MANILA - The Philippines' Supreme Court has junked plunder charges against former president Gloria Macapagal Arroyo, setting her free after nearly five years of detention.
Voting 11-4, the court ruled on Tuesday (July 19) that the evidence against the 69-year-old Mrs Arroyo was "insufficient", and ordered her "immediate release".
She was accused of stealing 399 million pesos (S$12.2 million) from the state lottery firm when she was president from 2004 to 2010.
Mrs Arroyo, who is serving a third term as a lawmaker, was first arrested in November 2011, after she was accused of rigging the 2007 elections.
She was held at the Veterans Memorial Medical Centre, as she had been suffering from debilitating neck arthritis.
She was allowed to post bail in July 2012, but was again arrested and held under hospital arrest in October 2012 on a plunder case filed by an anti-graft court under then President Benigno Aquino, 56.
That case was dismissed on Tuesday (July 19).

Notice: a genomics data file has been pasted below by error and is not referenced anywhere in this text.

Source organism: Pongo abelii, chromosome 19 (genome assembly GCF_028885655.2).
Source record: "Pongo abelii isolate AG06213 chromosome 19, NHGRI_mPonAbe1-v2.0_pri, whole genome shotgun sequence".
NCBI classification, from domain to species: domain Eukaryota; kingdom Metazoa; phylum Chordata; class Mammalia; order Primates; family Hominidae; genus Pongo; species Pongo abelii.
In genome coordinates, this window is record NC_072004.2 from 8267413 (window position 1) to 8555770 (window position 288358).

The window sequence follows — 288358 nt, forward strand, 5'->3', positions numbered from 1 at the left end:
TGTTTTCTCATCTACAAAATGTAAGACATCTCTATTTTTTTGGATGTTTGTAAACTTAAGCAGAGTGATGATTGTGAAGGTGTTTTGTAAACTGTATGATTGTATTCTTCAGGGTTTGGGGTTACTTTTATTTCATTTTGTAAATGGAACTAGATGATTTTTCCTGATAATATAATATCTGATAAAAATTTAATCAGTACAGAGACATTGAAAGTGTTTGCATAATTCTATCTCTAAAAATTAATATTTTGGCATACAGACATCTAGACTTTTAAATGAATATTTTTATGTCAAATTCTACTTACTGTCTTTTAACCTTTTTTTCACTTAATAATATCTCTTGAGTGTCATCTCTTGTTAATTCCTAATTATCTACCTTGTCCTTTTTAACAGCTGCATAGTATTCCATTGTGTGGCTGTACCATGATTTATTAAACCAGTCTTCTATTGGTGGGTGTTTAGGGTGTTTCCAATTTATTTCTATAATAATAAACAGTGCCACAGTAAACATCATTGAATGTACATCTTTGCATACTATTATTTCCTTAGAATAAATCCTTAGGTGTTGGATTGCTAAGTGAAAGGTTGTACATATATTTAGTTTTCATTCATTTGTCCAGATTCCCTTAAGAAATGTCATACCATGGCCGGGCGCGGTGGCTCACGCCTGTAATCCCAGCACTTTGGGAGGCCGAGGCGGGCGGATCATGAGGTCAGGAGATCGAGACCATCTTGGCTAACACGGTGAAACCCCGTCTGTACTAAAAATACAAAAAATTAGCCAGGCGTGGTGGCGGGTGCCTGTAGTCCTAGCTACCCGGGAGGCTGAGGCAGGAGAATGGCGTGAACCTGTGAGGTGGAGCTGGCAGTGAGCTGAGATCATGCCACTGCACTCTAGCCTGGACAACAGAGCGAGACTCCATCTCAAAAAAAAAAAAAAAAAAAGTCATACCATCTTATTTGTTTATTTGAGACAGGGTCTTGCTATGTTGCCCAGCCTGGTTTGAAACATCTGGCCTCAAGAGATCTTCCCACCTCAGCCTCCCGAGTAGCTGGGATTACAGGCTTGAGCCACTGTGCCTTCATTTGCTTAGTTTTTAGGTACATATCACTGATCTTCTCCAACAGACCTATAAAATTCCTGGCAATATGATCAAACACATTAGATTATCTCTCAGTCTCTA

"It has been a long, long Good Friday for Mrs Arroyo, but it is now over. As of this minute, she can consider herself free and in liberty," said Mr Estelito Mendoza, one of Mrs Arroyo's counsel.
In a statement, Mrs Arroyo's husband Mike Arroyo said the Supreme Court's ruling "has validated what we have been saying for six years now: that the charges against former president Gloria Macapagal-Arroyo are nothing more than disingenuous attempts at political persecution by a corrupt and inept Aquino administration intent on covering up its gross lack of accomplishments by harassing its political opponents".
President Rodrigo Duterte, 71, earlier offered to pardon Mrs Arroyo, as a former president.
But Mrs Arroyo declined, insisting that a pardon meant admitting guilt.
Mrs Arroyo has been among the first politicians to back Mr Duterte's bid to become president.
A United Nations working group on arbitrary detention earlier found Mrs Arroyo's continued detention "arbitrary" and "violates international law".
The UN report said criminal cases filed against Mrs Arroyo have been "politically motivated since she is detained as a result of the exercise of her right to take part in government and the conduct of public affairs" and for her "political opinion".
Mrs Arroyo's case was taken up by Mrs Amal Clooney, a human rights lawyer and wife of Hollywood actor George Clooney.